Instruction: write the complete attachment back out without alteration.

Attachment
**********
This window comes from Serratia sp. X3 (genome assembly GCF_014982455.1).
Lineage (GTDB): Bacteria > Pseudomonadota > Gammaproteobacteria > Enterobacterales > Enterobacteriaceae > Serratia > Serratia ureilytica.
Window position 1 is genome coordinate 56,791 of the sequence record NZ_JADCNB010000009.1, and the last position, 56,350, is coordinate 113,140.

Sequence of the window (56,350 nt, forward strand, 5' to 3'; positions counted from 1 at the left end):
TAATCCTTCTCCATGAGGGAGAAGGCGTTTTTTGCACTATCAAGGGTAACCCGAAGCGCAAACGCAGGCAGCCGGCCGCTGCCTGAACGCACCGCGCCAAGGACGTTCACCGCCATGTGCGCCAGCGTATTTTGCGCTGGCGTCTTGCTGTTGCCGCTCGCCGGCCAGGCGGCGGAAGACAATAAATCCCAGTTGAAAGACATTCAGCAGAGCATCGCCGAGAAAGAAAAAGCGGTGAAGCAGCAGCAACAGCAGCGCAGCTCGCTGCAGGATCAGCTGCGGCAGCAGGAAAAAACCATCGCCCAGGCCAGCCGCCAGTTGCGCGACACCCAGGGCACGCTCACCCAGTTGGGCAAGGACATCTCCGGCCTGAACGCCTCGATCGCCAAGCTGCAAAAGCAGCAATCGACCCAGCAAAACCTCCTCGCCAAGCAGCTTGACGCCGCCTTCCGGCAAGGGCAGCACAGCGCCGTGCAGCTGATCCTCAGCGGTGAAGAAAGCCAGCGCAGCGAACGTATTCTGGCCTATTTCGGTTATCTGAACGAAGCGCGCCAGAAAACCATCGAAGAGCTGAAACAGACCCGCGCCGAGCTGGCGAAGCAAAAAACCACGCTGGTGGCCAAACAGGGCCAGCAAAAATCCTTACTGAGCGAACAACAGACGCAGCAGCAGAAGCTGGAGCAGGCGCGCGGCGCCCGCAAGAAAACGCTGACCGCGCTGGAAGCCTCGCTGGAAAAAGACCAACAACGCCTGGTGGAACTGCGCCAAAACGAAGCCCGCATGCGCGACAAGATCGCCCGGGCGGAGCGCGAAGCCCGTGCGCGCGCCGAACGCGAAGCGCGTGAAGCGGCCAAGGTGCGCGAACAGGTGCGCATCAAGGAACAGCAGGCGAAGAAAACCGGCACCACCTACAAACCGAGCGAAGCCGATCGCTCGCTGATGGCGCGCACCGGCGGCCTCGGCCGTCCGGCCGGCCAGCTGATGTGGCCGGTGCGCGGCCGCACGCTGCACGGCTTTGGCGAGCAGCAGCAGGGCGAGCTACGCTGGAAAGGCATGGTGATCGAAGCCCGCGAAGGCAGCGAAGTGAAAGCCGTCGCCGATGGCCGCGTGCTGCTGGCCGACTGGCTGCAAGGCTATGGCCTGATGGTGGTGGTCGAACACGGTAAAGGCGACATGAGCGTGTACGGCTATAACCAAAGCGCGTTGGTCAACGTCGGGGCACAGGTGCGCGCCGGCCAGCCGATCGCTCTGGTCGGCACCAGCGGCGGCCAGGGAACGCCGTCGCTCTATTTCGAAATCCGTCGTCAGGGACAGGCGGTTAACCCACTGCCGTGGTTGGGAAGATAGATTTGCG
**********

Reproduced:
This window comes from Serratia sp. X3 (genome assembly GCF_014982455.1).
Lineage (GTDB): Bacteria > Pseudomonadota > Gammaproteobacteria > Enterobacterales > Enterobacteriaceae > Serratia > Serratia ureilytica.
Window position 1 is genome coordinate 56,791 of the sequence record NZ_JADCNB010000009.1, and the last position, 56,350, is coordinate 113,140.

Sequence of the window (56,350 nt, forward strand, 5' to 3'; positions counted from 1 at the left end):
TAATCCTTCTCCATGAGGGAGAAGGCGTTTTTTGCACTATCAAGGGTAACCCGAAGCGCAAACGCAGGCAGCCGGCCGCTGCCTGAACGCACCGCGCCAAGGACGTTCACCGCCATGTGCGCCAGCGTATTTTGCGCTGGCGTCTTGCTGTTGCCGCTCGCCGGCCAGGCGGCGGAAGACAATAAATCCCAGTTGAAAGACATTCAGCAGAGCATCGCCGAGAAAGAAAAAGCGGTGAAGCAGCAGCAACAGCAGCGCAGCTCGCTGCAGGATCAGCTGCGGCAGCAGGAAAAAACCATCGCCCAGGCCAGCCGCCAGTTGCGCGACACCCAGGGCACGCTCACCCAGTTGGGCAAGGACATCTCCGGCCTGAACGCCTCGATCGCCAAGCTGCAAAAGCAGCAATCGACCCAGCAAAACCTCCTCGCCAAGCAGCTTGACGCCGCCTTCCGGCAAGGGCAGCACAGCGCCGTGCAGCTGATCCTCAGCGGTGAAGAAAGCCAGCGCAGCGAACGTATTCTGGCCTATTTCGGTTATCTGAACGAAGCGCGCCAGAAAACCATCGAAGAGCTGAAACAGACCCGCGCCGAGCTGGCGAAGCAAAAAACCACGCTGGTGGCCAAACAGGGCCAGCAAAAATCCTTACTGAGCGAACAACAGACGCAGCAGCAGAAGCTGGAGCAGGCGCGCGGCGCCCGCAAGAAAACGCTGACCGCGCTGGAAGCCTCGCTGGAAAAAGACCAACAACGCCTGGTGGAACTGCGCCAAAACGAAGCCCGCATGCGCGACAAGATCGCCCGGGCGGAGCGCGAAGCCCGTGCGCGCGCCGAACGCGAAGCGCGTGAAGCGGCCAAGGTGCGCGAACAGGTGCGCATCAAGGAACAGCAGGCGAAGAAAACCGGCACCACCTACAAACCGAGCGAAGCCGATCGCTCGCTGATGGCGCGCACCGGCGGCCTCGGCCGTCCGGCCGGCCAGCTGATGTGGCCGGTGCGCGGCCGCACGCTGCACGGCTTTGGCGAGCAGCAGCAGGGCGAGCTACGCTGGAAAGGCATGGTGATCGAAGCCCGCGAAGGCAGCGAAGTGAAAGCCGTCGCCGATGGCCGCGTGCTGCTGGCCGACTGGCTGCAAGGCTATGGCCTGATGGTGGTGGTCGAACACGGTAAAGGCGACATGAGCGTGTACGGCTATAACCAAAGCGCGTTGGTCAACGTCGGGGCACAGGTGCGCGCCGGCCAGCCGATCGCTCTGGTCGGCACCAGCGGCGGCCAGGGAACGCCGTCGCTCTATTTCGAAATCCGTCGTCAGGGACAGGCGGTTAACCCACTGCCGTGGTTGGGAAGATAGATTTGCG